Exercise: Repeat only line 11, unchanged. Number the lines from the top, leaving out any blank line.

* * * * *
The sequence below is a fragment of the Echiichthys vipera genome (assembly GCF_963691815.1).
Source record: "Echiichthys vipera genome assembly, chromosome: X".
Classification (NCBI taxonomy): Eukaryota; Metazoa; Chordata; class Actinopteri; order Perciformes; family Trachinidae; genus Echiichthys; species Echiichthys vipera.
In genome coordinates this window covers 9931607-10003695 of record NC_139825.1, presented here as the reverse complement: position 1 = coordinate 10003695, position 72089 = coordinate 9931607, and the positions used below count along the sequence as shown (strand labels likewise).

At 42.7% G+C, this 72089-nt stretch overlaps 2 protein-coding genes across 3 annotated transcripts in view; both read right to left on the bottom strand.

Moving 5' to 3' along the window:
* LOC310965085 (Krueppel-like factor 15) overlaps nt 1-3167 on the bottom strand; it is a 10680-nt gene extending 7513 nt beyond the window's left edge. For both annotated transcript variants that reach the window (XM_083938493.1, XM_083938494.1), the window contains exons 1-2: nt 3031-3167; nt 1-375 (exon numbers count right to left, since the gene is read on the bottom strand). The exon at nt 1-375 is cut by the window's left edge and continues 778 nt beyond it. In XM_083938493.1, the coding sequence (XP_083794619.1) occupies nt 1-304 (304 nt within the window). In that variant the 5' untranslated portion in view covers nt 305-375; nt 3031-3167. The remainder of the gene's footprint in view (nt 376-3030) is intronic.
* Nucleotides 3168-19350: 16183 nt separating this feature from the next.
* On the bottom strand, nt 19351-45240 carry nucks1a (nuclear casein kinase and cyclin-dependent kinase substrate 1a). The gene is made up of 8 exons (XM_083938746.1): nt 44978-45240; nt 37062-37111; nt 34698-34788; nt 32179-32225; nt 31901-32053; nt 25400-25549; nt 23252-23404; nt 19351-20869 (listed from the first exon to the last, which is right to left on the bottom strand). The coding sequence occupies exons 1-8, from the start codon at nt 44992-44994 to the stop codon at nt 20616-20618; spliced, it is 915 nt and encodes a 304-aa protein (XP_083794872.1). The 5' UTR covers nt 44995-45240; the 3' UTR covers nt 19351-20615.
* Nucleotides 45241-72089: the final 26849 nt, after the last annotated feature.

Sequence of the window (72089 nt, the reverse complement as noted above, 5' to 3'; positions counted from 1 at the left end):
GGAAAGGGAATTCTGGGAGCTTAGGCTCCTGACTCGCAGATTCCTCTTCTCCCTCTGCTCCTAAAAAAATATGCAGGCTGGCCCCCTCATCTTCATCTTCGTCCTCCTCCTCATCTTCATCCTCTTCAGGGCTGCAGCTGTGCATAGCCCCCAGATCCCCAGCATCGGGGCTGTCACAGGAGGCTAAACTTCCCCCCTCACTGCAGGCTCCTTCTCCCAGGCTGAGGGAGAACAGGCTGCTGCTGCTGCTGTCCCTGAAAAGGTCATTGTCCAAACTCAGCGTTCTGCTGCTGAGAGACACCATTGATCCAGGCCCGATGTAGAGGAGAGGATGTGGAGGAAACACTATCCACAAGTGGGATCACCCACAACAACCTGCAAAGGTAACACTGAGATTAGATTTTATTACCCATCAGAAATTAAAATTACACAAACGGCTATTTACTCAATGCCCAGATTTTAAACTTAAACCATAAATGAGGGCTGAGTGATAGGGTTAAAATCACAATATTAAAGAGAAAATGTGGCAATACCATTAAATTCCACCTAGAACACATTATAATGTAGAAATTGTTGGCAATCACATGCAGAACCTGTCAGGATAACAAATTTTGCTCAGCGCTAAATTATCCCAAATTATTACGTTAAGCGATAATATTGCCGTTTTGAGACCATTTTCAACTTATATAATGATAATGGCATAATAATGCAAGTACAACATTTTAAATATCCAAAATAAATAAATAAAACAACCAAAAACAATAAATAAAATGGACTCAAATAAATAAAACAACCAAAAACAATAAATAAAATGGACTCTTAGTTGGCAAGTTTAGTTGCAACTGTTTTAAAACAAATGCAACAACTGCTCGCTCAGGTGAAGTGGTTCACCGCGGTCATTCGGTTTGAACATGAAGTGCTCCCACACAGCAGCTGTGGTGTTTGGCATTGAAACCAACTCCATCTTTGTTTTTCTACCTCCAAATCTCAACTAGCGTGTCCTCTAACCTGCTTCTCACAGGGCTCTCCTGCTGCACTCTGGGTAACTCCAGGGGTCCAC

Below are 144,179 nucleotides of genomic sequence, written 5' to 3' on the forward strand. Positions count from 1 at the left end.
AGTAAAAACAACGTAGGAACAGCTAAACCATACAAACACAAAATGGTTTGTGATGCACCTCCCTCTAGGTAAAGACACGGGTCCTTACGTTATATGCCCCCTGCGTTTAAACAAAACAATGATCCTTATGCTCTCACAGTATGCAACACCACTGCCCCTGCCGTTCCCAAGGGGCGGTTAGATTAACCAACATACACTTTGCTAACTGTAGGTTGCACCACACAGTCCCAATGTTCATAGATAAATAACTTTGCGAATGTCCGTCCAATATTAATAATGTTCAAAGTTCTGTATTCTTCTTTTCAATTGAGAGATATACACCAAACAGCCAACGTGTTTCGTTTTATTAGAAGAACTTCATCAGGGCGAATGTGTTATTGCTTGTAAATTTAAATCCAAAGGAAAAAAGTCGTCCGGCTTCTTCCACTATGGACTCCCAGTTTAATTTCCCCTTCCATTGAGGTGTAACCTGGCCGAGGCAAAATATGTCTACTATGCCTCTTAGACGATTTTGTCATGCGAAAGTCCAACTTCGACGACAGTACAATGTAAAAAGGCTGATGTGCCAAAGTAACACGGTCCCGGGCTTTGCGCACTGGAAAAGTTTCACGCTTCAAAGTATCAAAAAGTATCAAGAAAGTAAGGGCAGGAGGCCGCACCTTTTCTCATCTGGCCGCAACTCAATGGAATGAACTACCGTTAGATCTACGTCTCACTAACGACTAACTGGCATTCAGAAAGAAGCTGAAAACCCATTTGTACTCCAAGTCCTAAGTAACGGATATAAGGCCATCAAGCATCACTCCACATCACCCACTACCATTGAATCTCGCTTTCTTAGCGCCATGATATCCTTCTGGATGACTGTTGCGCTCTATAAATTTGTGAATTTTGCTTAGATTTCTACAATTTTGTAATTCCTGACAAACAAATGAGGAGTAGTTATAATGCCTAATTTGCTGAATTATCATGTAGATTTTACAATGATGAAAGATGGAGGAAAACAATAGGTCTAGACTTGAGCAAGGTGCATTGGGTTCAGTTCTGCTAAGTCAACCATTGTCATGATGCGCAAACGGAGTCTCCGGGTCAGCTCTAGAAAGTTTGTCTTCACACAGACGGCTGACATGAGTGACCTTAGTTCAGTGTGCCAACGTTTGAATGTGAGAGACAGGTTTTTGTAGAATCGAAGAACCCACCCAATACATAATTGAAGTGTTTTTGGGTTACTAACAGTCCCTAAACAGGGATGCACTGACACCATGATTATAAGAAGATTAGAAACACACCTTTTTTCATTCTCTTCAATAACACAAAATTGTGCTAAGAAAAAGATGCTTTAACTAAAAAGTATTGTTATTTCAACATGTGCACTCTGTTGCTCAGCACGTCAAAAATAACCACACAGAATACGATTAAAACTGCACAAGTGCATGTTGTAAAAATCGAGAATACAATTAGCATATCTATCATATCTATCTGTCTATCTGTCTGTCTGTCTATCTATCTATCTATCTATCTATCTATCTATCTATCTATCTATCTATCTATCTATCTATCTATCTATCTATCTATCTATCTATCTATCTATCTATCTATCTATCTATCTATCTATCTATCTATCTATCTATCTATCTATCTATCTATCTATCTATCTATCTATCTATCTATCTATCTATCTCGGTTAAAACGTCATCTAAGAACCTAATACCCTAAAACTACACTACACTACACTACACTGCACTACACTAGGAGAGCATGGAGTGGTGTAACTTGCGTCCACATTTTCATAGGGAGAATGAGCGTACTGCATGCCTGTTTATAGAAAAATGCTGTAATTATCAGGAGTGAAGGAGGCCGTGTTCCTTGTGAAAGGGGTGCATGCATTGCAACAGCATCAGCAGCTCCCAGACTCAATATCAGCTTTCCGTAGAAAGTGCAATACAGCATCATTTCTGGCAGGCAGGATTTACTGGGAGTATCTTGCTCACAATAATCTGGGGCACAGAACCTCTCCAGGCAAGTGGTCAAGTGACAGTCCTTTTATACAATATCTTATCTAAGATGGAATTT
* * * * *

Sequence of the window (72089 nt, the reverse complement as noted above, 5' to 3'; positions counted from 1 at the left end):